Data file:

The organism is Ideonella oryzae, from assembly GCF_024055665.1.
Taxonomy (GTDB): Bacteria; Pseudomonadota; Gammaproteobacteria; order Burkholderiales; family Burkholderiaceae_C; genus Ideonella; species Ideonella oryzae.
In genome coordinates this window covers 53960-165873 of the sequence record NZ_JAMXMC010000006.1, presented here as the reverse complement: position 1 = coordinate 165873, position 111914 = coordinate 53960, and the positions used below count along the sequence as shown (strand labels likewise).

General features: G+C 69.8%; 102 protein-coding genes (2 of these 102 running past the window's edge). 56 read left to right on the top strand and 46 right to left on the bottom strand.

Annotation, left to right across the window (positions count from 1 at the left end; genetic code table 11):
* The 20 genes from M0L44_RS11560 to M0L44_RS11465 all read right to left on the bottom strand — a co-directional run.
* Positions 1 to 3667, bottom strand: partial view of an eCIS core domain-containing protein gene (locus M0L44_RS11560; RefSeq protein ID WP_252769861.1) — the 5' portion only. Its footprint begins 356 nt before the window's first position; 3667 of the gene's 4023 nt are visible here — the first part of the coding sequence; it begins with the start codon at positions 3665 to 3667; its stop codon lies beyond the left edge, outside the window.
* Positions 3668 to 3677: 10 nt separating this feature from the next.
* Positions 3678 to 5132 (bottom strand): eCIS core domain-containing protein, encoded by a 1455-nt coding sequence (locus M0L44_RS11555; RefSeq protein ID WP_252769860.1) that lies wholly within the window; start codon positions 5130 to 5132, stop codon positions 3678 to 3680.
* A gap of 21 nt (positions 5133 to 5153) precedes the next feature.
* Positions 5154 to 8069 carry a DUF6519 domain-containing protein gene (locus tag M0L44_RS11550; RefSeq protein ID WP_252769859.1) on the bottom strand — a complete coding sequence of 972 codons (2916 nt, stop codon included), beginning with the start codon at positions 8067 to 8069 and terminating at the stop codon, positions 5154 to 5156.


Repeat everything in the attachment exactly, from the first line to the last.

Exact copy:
The organism is Ideonella oryzae, from assembly GCF_024055665.1.
Taxonomy (GTDB): Bacteria; Pseudomonadota; Gammaproteobacteria; order Burkholderiales; family Burkholderiaceae_C; genus Ideonella; species Ideonella oryzae.
In genome coordinates this window covers 53960-165873 of the sequence record NZ_JAMXMC010000006.1, presented here as the reverse complement: position 1 = coordinate 165873, position 111914 = coordinate 53960, and the positions used below count along the sequence as shown (strand labels likewise).

General features: G+C 69.8%; 102 protein-coding genes (2 of these 102 running past the window's edge). 56 read left to right on the top strand and 46 right to left on the bottom strand.

Annotation, left to right across the window (positions count from 1 at the left end; genetic code table 11):
* The 20 genes from M0L44_RS11560 to M0L44_RS11465 all read right to left on the bottom strand — a co-directional run.
* Positions 1 to 3667, bottom strand: partial view of an eCIS core domain-containing protein gene (locus M0L44_RS11560; RefSeq protein ID WP_252769861.1) — the 5' portion only. Its footprint begins 356 nt before the window's first position; 3667 of the gene's 4023 nt are visible here — the first part of the coding sequence; it begins with the start codon at positions 3665 to 3667; its stop codon lies beyond the left edge, outside the window.
* Positions 3668 to 3677: 10 nt separating this feature from the next.
* Positions 3678 to 5132 (bottom strand): eCIS core domain-containing protein, encoded by a 1455-nt coding sequence (locus M0L44_RS11555; RefSeq protein ID WP_252769860.1) that lies wholly within the window; start codon positions 5130 to 5132, stop codon positions 3678 to 3680.
* A gap of 21 nt (positions 5133 to 5153) precedes the next feature.
* Positions 5154 to 8069 carry a DUF6519 domain-containing protein gene (locus tag M0L44_RS11550; RefSeq protein ID WP_252769859.1) on the bottom strand — a complete coding sequence of 972 codons (2916 nt, stop codon included), beginning with the start codon at positions 8067 to 8069 and terminating at the stop codon, positions 5154 to 5156.